Katya said...

If I can I sometimes do, depends on the situation. In Melbourne a lot of bike lanes are regarded as a good place for cars to park and wait for someone, for taxi drop offs, or take a phone call and I often will say something politely, particularly where it isn't easy to go around the car.
Have complained directly to companies if it is a company van/car.
A lot of drivers simply don't know how vulnerable it feels on a bike, it isn't just about not hitting a cyclist, it is also about not scaring them, the same way when on a shared footpath I don't whiz past pedestrians with only millimetres to spare...

The Ranty Highwayman said...

I have been known to whack vans with the palm of my hand if they are that close (nice and loud in the van) and sometimes I use words which would make a jolly jack tar blush. It is not big or clever as you may pick on the wrong person, but I often feel better for it!

Shaun McDonald said...

It's not the first time I've surprised a driver by letting them know their lights weren't working. I often get the initial "what have I done wrong" reaction. I have had a Taxi driver ask if I wanted to be killed after I felt he passed me too close and I questioned him. Having been knocked off my bike in a hit and run I do find my personal bubble is bigger than it used to be.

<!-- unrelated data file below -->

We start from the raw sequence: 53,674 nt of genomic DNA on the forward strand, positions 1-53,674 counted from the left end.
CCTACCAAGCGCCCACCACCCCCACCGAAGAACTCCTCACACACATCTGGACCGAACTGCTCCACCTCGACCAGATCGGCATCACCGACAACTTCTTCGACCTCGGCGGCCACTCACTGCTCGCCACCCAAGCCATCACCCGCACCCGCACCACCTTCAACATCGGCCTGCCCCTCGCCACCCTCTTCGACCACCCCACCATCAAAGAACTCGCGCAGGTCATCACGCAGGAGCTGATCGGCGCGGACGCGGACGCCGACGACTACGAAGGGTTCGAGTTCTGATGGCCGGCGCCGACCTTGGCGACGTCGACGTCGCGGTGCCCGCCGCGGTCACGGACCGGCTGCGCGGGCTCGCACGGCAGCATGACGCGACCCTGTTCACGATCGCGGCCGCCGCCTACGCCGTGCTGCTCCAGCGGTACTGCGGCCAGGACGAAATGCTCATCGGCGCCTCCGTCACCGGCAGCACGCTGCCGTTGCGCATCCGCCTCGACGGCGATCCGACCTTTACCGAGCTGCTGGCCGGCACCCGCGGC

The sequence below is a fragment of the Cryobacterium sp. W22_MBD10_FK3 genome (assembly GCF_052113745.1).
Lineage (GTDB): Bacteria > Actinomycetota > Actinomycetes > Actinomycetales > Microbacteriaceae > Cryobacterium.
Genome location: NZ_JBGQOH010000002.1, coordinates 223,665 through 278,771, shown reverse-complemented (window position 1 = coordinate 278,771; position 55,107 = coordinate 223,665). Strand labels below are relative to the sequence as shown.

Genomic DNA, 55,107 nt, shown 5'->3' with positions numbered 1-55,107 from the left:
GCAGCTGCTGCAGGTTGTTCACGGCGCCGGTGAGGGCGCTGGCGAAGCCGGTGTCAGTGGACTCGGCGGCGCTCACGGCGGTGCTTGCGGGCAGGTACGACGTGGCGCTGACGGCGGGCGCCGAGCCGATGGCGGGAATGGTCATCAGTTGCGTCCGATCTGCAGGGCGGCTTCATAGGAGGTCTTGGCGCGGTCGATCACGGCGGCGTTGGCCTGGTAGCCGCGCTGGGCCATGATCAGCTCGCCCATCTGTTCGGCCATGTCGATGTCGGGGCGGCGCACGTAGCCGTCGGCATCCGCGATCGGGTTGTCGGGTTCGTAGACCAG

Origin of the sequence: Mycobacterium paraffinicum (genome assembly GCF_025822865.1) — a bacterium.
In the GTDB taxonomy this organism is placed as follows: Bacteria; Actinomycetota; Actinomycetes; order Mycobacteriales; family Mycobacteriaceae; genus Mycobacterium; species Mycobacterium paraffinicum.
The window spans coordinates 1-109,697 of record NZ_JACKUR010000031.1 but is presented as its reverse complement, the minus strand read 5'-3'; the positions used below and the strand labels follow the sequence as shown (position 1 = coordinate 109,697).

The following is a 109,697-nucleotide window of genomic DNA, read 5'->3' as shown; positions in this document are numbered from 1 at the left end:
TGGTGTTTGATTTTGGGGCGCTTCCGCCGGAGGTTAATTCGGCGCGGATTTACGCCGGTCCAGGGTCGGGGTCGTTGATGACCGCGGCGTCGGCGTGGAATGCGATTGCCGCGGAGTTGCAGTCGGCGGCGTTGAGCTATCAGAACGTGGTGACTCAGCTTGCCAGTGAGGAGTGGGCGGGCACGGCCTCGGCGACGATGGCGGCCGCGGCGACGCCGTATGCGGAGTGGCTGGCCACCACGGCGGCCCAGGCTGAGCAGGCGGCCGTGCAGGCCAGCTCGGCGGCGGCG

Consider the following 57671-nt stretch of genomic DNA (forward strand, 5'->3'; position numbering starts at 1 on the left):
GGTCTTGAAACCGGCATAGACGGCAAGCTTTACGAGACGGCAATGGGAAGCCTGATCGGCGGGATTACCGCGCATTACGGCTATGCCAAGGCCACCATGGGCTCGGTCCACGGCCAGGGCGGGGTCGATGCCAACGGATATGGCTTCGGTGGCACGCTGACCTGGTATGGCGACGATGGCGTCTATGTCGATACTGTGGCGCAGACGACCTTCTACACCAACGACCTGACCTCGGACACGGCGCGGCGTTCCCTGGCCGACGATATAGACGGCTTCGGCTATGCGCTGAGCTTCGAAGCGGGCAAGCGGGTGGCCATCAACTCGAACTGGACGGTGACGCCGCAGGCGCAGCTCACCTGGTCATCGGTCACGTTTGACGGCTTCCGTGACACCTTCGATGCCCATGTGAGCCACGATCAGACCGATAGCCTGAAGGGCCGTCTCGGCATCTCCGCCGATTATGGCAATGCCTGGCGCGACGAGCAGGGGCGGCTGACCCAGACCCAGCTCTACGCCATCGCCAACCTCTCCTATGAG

Paul M said...

I also occasionally whack passing vehicles (usually cars or taxis) with the palm of my hand, to alert them but I suppose if I'm honest, out of frustration. I have only once been directly hit by a vehicle - a nice but very confused, and ultimately very apologetic lady in a Nissan Micra at Hyde Park Corner who took off from the lights when the Toucan crossing was still at green. I have however been swept off three times by left-hooking taxis and after the last time I ended up having to have surgery on my shoulder, so I do get a bit steamed up about it.